Molly Schumer named to inaugural cohort of HHMI Freeman Hrabowski Scholars
Stanford biologist Molly Schumer, who studies genetic and evolutionary processes, is one of 31 scientists named to the first cohort of Freeman Hrabowski Scholars.
Molly Schumer, assistant professor of biology in the Stanford School of Humanities and Sciences, has been named one of 31 Freeman Hrabowski Scholars by the Howard Hughes Medical Institute.
This first cohort of Freeman Hrabowski Scholars includes researchers representing 22 U.S. institutions. These scholars are outstanding early career faculty in science who have potential to become leaders in their research fields and to create diverse and inclusive lab environments in which everyone can thrive, the press release states.
Each scholar will receive up to $8.6 million over 10 years, including full salary, benefits, a research budget, and scientific equipment. Scholars are appointed to a five-year term, renewable for a second five-year term after a successful progress evaluation.
“I'm thrilled for the support of HHMI for our research and to be joining the community of Freeman Hrabowski scholars,” Schumer said.
Schumer and her lab study genetics and evolutionary biology, specifically hybridization, or the exchange of genes between different species. Advances in genome sequencing have led to the realization that many, if not most, plant and animal species have hybridized with their close relatives. Research in Schumer’s lab seeks to understand the molecular and evolutionary consequences of this genetic exchange. The lab uses swordtail fish as a model system to bridge the gap between studies at the genetic level and how evolution occurs in natural populations.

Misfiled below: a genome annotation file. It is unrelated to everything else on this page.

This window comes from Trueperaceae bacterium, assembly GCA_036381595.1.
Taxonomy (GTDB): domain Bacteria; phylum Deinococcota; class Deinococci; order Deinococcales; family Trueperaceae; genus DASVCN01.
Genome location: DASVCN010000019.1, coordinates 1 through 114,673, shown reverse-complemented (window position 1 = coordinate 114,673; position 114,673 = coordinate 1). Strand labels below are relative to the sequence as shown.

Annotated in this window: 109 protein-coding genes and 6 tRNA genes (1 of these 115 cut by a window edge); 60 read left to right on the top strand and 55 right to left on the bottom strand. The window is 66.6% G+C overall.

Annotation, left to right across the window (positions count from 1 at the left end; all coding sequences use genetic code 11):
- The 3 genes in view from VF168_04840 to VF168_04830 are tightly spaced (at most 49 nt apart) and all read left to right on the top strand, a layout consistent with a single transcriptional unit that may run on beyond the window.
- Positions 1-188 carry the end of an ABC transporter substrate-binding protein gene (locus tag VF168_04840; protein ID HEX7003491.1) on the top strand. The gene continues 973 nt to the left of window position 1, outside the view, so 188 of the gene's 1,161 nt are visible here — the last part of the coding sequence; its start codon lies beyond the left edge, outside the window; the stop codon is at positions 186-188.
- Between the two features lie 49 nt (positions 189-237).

“Each of our Freeman Hrabowski scholars has demonstrated their unique potential to advance cutting-edge science and carve out pathways for the inclusive development of postdocs, students, and other researchers,” said Leslie Vosshall, HHMI vice president and chief scientific officer. “We are thrilled to welcome this inaugural cohort to HHMI, and we are proud to support each scholar’s contributions to the broader scientific community in the years to come.”
The program is named in honor of Freeman A. Hrabowski III, the president emeritus of the University of Maryland, Baltimore County and a major force in increasing the number of scientists, engineers, and physicians from underrepresented backgrounds in science in the U.S. HHMI announced the launch of the Freeman Hrabowski Scholars program in May 2022.
“I am grateful for the creativity and dedication of my lab members, who have really propelled our research program in my first few years at Stanford, and look forward to continuing to learn from them,” Schumer said. “I'm excited about what we will continue to learn about fundamental genetic and evolutionary processes with HHMI's support.”